by Darrel Cline (darrelcline biblical-thinking.org)
Chapter # 1 Paragraph # 1 Study # 3 January 18, 2009 Lincolnton, N.C.
1 Peter, an apostle of Jesus Christ, to the strangers scattered throughout Pontus, Galatia, Cappadocia, Asia, and Bithynia,
2 Elect according to the foreknowledge of God the Father, through sanctification of the Spirit, unto obedience and sprinkling of the blood of Jesus Christ: Grace unto you, and peace, be multiplied.
1901 ASV Translation:
1 Peter, an apostle of Jesus Christ, to the elect who are sojourners of the Dispersion in Pontus, Galatia, Cappadocia, Asia, and Bithynia,
2 according to the foreknowledge of God the Father, in sanctification of the Spirit, unto obedience and sprinkling of the blood of Jesus Christ: Grace to you and peace be multiplied.
I. The Issue of This Introduction on the Authorial Side [It Boils Down To "Transformation" (see the notes of the previous study)(001)].
II. The Issue(s) of the Introduction on the "Recipient" Side.
A. Peter calls them "elect sojourners of the Diaspora". [The Focus is Upon the Fundamentals of Transformation (heavenly citizenship by election and subject to trouble as the "dispersed")].
B. He identifies their geographical locations.
C. That he identified his location as "Babylon" in 5:13 indicates that this letter was written in the last decade of his life while he was in Rome (according to the Ryrie Study Bible notes on 1 Peter). This pretty much eliminates the notion that he was writing to "Jewish" believers as "the apostle to the Jews" as the churches in this region of the world were not predominantly "Jewish", nor was the time frame conducive to a "Jews-only" readership. There is a question as to why the letter went to this geographical area, but that may well be answered by the focus of Revelation 2-3 as an indicator that Christianity had it largest presence here.
D. He focuses upon the relationship of his readers to the Triune God (Father, Spirit, Son).
1. "According to the foreknowledge of God the Father".
2. In sanctification of the Spirit.
a. If Peter's focus is, as we have argued, upon his readers' status as "sojourners" (translated "strangers" by the AV) rather than the qualifier, "elect", then not only did he put their current status into the realm of the Father's "foreknowledge", but he also is addressing it with his reference to the Spirit.
b. The key issue is Peter's perception of "sanctification".
1) This is not an issue that we can investigate by the use of the word he used in this text because it is only used by him this one time.
2) There is this hint, however: the verbal form of this word is used by Peter in one other text (3:15). In that place he insists that his readers "sanctify Christ as Lord in your hearts" (NASB) so that they may be able to respond properly to those who would attempt to force them to turn away from a faithful walk. In this exhortation is this implication: "sanctify" means "to isolate Christ" from all of the "other" issues of the "heart" so that He, as "Lord", has no competition from those other things when it comes to decision-making in light of the suffering that legitimate decisions might bring to pass.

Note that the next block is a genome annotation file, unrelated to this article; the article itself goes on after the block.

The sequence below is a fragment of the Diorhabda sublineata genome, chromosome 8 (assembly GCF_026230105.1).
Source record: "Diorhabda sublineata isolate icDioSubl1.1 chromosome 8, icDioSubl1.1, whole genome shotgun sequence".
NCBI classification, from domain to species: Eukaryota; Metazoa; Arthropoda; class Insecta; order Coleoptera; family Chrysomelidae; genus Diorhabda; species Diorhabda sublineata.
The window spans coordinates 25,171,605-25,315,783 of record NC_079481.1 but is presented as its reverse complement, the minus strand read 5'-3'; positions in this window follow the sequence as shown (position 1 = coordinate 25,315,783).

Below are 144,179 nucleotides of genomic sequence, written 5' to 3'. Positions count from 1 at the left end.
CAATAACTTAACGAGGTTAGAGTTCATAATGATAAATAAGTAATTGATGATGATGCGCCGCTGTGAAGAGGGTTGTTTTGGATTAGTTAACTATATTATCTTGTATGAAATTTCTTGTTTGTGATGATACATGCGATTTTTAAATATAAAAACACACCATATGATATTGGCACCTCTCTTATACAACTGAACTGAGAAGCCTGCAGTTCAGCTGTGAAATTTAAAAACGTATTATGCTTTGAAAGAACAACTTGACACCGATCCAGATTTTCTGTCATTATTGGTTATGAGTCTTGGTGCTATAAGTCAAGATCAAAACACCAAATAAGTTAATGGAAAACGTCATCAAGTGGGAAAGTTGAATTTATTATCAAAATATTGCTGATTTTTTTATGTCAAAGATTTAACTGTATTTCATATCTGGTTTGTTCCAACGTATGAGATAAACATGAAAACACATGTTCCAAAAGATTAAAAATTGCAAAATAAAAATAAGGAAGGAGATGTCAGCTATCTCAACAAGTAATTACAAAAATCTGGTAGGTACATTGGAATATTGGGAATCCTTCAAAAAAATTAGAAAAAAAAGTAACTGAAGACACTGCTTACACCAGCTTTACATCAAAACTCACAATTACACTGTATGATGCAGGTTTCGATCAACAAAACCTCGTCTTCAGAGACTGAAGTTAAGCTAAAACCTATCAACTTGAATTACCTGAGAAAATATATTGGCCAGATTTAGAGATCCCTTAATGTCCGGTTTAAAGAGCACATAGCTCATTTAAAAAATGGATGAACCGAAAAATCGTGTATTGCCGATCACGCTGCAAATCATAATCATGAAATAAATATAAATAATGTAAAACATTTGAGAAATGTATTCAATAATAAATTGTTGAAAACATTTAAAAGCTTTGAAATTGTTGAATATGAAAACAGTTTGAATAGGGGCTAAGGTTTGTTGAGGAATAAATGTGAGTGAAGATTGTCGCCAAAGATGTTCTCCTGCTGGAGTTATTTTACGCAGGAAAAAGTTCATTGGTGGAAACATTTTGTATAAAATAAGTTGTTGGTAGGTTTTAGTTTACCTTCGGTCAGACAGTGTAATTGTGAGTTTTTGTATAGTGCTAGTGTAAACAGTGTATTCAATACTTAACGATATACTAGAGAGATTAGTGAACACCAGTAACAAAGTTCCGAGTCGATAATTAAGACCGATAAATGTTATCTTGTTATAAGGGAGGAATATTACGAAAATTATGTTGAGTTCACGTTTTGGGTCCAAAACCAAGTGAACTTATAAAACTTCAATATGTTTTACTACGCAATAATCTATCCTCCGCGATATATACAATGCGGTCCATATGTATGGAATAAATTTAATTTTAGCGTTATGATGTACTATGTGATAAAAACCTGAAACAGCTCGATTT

3) Thus, it seems that Peter's grasp of "sanctification" is that event/process by which a person is more and more "isolated" from competing heart-issues so that a "sanctified walk" is the result.
c. Next is the issue of how Peter conceived of his readers' response to his words about their connection with the Holy Spirit.
1) It seems clear that he thought that a consideration of the "Father's" knowledge of their situation before it ever got to be what it is would be an encouragement.
2) Thus, along those same lines, he seems to think that a consideration of the "Spirit's" work of "isolating" them from the evil that is an integral aspect of the citizens of this world will be of some encouragement.
a) If this be so, the entire effort of the book makes a great deal of sense. This book was written to explain the link between suffering and glory as a function of "true grace". If, in fact, the preparation of "many sons unto glory" is the task of the Spirit, and "suffering" is a key component of that preparation, then Peter's readers would be greatly encouraged if they were to see that reality with some clarity: we do not suffer in vain; we are under the dominion of the Spirit of God as He works the Father's will into genuine historical reality. Just as the Son was "delivered" by the "foreknowledge" of God (Acts 2:23), but He was "quickened" afterwards by the Spirit (1 Peter 3:18), so we are "delivered" into our circumstances by that same foreknowledge and "quickened" in the process by the Spirit for the purposes of our "citizenship" in the glory that is to come.
b) This means two fundamental things: first, that our citizenship is real and a highly focused factor of God's dealings with us; and, second, that our sufferings are not to be dealt with as matters to be avoided as those whose "isolation" is more unto hedonism than unto godliness. If "pleasure in the flesh" is "sanctified as Lord in our hearts", our behavior in the face of the threat of suffering will be one thing, but if our "citizenship in the heavens" is "sanctified" in our hearts by the Spirit and we know that our sufferings will push us in that direction, our behavior will be an altogether other thing.
3. Unto submission and a sprinkling of the blood of Jesus Christ.